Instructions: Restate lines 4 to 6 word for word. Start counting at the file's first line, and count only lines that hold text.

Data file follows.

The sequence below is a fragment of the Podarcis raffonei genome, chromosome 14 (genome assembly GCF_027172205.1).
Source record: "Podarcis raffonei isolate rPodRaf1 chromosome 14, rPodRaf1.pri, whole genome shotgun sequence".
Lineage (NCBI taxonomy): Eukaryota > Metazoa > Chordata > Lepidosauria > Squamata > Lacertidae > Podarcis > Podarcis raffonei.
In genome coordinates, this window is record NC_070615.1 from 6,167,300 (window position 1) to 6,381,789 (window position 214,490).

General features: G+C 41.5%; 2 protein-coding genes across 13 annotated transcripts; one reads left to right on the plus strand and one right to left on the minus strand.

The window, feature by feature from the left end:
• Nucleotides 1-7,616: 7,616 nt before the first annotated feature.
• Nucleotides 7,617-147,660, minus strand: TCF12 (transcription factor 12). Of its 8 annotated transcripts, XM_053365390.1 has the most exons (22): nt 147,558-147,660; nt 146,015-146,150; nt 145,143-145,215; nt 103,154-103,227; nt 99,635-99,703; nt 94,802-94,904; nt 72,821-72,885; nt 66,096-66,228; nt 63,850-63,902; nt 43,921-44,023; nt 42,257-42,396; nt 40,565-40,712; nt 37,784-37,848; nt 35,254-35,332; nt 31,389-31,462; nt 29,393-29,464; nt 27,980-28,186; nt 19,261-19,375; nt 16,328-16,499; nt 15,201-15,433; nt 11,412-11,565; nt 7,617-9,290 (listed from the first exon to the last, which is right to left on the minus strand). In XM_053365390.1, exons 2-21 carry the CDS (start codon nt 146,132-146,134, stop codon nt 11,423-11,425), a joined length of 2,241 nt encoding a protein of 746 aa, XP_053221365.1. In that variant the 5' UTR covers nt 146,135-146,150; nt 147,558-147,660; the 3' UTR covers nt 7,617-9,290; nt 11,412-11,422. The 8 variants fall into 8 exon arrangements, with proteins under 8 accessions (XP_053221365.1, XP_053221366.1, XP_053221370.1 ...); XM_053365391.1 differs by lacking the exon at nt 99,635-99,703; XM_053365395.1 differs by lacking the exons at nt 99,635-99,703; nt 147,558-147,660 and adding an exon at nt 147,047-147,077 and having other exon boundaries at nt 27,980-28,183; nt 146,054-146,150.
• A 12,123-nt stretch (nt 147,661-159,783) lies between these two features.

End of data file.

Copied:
In genome coordinates, this window is record NC_070615.1 from 6,167,300 (window position 1) to 6,381,789 (window position 214,490).

General features: G+C 41.5%; 2 protein-coding genes across 13 annotated transcripts; one reads left to right on the plus strand and one right to left on the minus strand.

The window, feature by feature from the left end: